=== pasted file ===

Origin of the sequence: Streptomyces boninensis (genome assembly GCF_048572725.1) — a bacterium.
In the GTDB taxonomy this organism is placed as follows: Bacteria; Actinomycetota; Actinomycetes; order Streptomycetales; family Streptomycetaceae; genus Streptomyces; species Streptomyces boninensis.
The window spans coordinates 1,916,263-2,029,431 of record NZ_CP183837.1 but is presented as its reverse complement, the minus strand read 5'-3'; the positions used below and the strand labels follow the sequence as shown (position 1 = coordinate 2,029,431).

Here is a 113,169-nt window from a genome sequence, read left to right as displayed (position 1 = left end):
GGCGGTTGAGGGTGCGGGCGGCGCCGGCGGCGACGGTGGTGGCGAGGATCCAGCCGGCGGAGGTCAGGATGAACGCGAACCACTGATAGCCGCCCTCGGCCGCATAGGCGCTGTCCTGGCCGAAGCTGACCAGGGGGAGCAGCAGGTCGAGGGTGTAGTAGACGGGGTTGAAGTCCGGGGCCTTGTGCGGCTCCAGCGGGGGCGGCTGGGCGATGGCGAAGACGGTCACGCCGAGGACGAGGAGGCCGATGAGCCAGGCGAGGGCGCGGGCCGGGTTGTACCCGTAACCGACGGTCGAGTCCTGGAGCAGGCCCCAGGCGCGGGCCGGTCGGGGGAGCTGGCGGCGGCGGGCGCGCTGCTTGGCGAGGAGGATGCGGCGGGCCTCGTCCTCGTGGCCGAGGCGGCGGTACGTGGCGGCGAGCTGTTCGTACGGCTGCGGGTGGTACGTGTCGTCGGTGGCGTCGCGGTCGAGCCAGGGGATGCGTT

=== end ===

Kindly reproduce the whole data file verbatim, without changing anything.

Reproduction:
Origin of the sequence: Streptomyces boninensis (genome assembly GCF_048572725.1) — a bacterium.
In the GTDB taxonomy this organism is placed as follows: Bacteria; Actinomycetota; Actinomycetes; order Streptomycetales; family Streptomycetaceae; genus Streptomyces; species Streptomyces boninensis.
The window spans coordinates 1,916,263-2,029,431 of record NZ_CP183837.1 but is presented as its reverse complement, the minus strand read 5'-3'; the positions used below and the strand labels follow the sequence as shown (position 1 = coordinate 2,029,431).

Here is a 113,169-nt window from a genome sequence, read left to right as displayed (position 1 = left end):
GGCGGTTGAGGGTGCGGGCGGCGCCGGCGGCGACGGTGGTGGCGAGGATCCAGCCGGCGGAGGTCAGGATGAACGCGAACCACTGATAGCCGCCCTCGGCCGCATAGGCGCTGTCCTGGCCGAAGCTGACCAGGGGGAGCAGCAGGTCGAGGGTGTAGTAGACGGGGTTGAAGTCCGGGGCCTTGTGCGGCTCCAGCGGGGGCGGCTGGGCGATGGCGAAGACGGTCACGCCGAGGACGAGGAGGCCGATGAGCCAGGCGAGGGCGCGGGCCGGGTTGTACCCGTAACCGACGGTCGAGTCCTGGAGCAGGCCCCAGGCGCGGGCCGGTCGGGGGAGCTGGCGGCGGCGGGCGCGCTGCTTGGCGAGGAGGATGCGGCGGGCCTCGTCCTCGTGGCCGAGGCGGCGGTACGTGGCGGCGAGCTGTTCGTACGGCTGCGGGTGGTACGTGTCGTCGGTGGCGTCGCGGTCGAGCCAGGGGATGCGTT